Discovery Channel teams up with Chinese government office for productions

Discovery Channel and China's State Council Information Office have teamed up for a three-year production initiative, China Imagica.
November 19, 2010

Discovery Channel and China’s State Council Information Office have teamed up for a three-year production initiative, China Imagica. The initiative aims to produce docs showcasing the many unique elements of China, including its citizens, places and what Discovery calls ‘things of magical interests.’ Three projects are underway – China’s Man Made Marvels: Ancient Beijing and Man Made Marvels: Rebuilding Sichuan are due to begin shooting soon and will air on the Discovery Channel in Q2 of 2011, while the third, China, is one of Discovery’s first series to be filmed in 3D and is due to air on the Discovery/Sony/IMAX 3D channel next year.
Part of the initiative will involve and information exchange, with Discovery producers and renowned filmmakers conducting workshops and talks that will offer guidance to producers and filmmakers involved in making the documentaries. Discovery also says it will make its resources and expertise available for Chinese doc directors, to give them hands-on practical experience.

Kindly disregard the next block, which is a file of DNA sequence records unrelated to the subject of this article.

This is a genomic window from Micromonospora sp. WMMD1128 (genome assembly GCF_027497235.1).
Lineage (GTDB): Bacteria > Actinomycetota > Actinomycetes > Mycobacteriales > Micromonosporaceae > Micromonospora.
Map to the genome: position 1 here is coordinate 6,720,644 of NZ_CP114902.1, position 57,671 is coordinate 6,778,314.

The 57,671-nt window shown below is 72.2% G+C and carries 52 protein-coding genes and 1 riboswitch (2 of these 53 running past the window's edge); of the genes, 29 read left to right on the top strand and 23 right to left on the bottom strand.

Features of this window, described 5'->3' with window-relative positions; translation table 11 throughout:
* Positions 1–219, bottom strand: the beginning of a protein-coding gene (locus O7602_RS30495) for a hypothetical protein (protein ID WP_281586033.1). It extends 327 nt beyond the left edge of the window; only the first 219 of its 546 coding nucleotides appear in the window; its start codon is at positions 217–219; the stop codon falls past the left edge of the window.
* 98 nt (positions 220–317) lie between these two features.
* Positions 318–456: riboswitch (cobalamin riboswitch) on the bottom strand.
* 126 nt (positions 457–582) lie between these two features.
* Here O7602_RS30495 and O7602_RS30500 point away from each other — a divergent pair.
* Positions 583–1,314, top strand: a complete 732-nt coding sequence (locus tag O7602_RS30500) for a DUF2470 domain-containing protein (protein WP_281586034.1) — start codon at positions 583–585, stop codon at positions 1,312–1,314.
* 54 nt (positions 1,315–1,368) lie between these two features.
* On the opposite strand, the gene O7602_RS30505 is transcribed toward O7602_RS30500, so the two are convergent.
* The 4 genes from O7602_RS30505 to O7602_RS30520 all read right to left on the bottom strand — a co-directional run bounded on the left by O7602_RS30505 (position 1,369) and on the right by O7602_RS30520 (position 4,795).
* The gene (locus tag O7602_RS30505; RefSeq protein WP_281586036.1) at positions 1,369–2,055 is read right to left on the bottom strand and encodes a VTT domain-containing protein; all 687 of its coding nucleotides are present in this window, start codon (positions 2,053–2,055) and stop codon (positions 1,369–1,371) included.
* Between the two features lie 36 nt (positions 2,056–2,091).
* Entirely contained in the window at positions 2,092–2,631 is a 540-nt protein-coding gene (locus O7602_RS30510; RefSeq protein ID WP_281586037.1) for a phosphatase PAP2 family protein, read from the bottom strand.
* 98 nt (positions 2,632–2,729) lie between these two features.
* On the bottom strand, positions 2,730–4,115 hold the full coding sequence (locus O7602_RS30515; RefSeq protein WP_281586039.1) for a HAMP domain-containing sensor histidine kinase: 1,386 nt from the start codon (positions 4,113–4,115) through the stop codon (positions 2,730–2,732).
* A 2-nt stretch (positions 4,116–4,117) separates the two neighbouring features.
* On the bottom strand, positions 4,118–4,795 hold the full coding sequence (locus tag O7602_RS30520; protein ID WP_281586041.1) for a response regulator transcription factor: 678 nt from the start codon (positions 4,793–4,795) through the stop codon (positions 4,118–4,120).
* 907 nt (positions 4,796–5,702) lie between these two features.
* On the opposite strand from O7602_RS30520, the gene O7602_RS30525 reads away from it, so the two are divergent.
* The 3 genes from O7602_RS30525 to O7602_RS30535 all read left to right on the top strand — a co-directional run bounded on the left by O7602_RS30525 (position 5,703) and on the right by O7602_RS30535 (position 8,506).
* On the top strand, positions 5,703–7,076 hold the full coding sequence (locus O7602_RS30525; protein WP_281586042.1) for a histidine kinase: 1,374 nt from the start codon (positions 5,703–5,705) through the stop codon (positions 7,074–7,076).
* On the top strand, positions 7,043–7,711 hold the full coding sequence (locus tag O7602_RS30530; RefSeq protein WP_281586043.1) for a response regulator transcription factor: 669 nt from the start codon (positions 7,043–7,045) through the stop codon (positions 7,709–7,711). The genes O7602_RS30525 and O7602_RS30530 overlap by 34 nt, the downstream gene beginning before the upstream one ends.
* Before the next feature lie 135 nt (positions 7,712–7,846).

‘With its amazing history and culture, the possibilities for documentary content in China are endless,’ says Tom Keaveny, executive vice president and managing director, Discovery Networks Asia-Pacific (DNAP). ‘Adding to China’s many firsts in today’s technological and engineering achievements, we will be producing our first 3D series as part of the China Imagica initiative. We are pleased to partner with SCIO to tell these intriguing stories and provide our viewers all over the world with a window to the wonders of China.’

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Jillian Morgan is a special reports editor at realscreen with a background in journalism and digital marketing. She joined the publication in 2019 after serving as the assistant editor to trade publications HPAC and On-Site. With a bachelor of journalism from the University of King's College in Halifax, she also works as a freelance writer and fact-checker.